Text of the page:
In Japan there is a traditional technical art called Urushi, which has a long history of more than 1400 years. It is an art of repeatedly coating woodenware such as trays, boxes, bowls or pots with a natural lacquer, which is the refined sap of an Urushi tree (Rhus verniciflua), a deciduous one of the Urushi family. The lacquer (i.e. the refined sap) itself is called Urushi as well. Finished works have traditionally been called Shikki, which means Urushi ware.
Urushi is hard to be affected by acids or alkalis, dampproof, decayproof and quite adhesive. Among others, the beauty of delicate finishing, along with its unique and elegant gloss, is highly appreciated all over the world.
Since wood is one of the soft materials, it requires some surface processing: reinforcing and aestheticizing. For this purpose coating and polishing must be repeated over and over again. Even now it remains the art of the hands of the skillful craftsmen - it is no wonder the finished products are as expensive as ever.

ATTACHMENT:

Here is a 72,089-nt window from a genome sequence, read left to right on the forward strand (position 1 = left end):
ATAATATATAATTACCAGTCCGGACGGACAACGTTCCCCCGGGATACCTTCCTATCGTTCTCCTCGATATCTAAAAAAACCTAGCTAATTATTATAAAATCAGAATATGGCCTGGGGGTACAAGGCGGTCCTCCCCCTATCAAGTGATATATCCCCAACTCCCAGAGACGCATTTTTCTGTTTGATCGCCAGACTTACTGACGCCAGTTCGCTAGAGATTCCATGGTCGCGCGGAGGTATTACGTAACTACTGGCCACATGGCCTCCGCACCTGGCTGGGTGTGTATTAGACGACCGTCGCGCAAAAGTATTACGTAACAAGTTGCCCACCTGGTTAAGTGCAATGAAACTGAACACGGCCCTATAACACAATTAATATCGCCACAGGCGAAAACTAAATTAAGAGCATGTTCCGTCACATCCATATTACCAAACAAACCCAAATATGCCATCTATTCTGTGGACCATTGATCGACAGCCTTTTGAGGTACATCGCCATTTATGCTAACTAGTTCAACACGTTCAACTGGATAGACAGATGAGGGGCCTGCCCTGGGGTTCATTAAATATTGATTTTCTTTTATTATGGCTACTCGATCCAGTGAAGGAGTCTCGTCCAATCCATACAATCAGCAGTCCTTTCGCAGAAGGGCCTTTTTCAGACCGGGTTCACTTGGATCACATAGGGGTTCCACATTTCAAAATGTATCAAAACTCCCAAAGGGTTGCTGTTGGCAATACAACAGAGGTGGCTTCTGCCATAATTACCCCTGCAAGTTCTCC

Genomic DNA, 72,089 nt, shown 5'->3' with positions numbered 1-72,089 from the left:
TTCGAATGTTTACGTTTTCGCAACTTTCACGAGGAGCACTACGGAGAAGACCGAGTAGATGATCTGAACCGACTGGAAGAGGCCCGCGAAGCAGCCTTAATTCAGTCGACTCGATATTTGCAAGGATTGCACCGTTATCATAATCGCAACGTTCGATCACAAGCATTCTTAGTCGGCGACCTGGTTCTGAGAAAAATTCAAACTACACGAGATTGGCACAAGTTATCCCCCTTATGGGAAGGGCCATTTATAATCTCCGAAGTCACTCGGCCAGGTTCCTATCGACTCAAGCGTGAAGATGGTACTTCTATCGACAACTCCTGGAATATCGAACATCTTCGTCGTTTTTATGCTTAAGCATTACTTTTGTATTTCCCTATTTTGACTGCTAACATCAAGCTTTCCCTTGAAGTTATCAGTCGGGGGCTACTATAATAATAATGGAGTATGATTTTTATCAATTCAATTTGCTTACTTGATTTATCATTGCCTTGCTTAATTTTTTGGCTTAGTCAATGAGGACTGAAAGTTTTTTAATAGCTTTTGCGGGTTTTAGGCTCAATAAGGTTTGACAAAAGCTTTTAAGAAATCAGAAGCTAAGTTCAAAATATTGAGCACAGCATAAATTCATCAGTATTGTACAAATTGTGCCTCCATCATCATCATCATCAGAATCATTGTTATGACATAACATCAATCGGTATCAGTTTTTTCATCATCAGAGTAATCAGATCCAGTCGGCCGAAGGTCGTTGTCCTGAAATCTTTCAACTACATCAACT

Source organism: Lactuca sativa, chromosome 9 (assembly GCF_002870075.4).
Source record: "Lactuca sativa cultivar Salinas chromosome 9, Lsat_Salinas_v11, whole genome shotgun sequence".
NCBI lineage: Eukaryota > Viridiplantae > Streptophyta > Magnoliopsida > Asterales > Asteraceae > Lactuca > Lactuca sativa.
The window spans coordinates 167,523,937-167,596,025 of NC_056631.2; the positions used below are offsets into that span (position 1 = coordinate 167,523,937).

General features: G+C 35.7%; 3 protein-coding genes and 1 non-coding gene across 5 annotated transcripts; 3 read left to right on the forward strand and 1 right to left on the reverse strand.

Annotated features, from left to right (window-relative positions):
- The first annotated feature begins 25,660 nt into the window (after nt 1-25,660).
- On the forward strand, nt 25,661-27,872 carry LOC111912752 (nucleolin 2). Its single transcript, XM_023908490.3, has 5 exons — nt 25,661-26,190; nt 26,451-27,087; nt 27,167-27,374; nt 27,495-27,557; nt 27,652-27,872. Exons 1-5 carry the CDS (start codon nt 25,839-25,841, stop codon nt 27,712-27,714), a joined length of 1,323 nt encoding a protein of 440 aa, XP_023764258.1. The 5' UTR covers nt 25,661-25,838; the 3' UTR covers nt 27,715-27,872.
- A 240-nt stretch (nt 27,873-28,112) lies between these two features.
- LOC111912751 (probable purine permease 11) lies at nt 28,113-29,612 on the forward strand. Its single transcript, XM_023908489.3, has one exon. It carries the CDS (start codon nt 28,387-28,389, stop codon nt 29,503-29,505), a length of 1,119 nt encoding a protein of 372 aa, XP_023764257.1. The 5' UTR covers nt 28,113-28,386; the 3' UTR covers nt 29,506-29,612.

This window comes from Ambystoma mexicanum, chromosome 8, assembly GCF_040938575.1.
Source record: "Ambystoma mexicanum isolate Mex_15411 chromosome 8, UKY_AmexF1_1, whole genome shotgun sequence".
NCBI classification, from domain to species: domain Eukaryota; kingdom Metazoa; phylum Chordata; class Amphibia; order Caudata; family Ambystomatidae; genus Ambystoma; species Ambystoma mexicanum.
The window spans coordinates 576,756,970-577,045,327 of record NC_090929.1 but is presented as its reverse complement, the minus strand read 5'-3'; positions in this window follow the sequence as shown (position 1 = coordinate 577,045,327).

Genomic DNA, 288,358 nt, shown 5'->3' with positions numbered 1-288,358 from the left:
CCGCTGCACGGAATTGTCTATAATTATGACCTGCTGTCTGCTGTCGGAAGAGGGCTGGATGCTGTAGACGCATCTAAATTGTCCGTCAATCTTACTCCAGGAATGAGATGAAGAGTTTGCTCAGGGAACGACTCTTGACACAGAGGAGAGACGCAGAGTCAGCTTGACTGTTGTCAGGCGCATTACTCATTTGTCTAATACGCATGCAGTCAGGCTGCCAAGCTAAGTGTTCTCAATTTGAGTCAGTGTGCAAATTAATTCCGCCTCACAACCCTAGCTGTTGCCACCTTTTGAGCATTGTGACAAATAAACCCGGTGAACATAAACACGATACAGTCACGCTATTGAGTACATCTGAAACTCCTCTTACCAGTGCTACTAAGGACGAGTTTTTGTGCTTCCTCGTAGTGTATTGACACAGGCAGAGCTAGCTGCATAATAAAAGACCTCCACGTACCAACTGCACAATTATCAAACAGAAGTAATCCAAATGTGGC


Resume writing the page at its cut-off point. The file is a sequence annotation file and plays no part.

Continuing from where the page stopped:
This situation has contributed to the recent tendency to mass production of new type products, which are finished by simplified processing or are made of synthetic resins with Urushi coats. They surely have reasonable prices, but at the same time have brought new problems - poor durability, lack of elegance, etc.
After various trials, synthetic resins including wood powder were developed at last. These materials have both the warmth of wood and the strength of synthetic resins. Ranked the very best of them is the one made from 55% wood powder and 45% phenol resin. And by finishing those mold goods with Urushi, we've given birth to ideal products of reasonable prices with original merits of Urushi: natural warmth, elegance and durability.
It may well be said that these are the "products" of a happy blending of the traditional culture of Japan and the fantastic sense of Europe.
NOTICE ON COLOURS OF URUSHI PRODUCTS
Urushi is a "living" lacquer, whose dark tone slowly lightens
in course of time.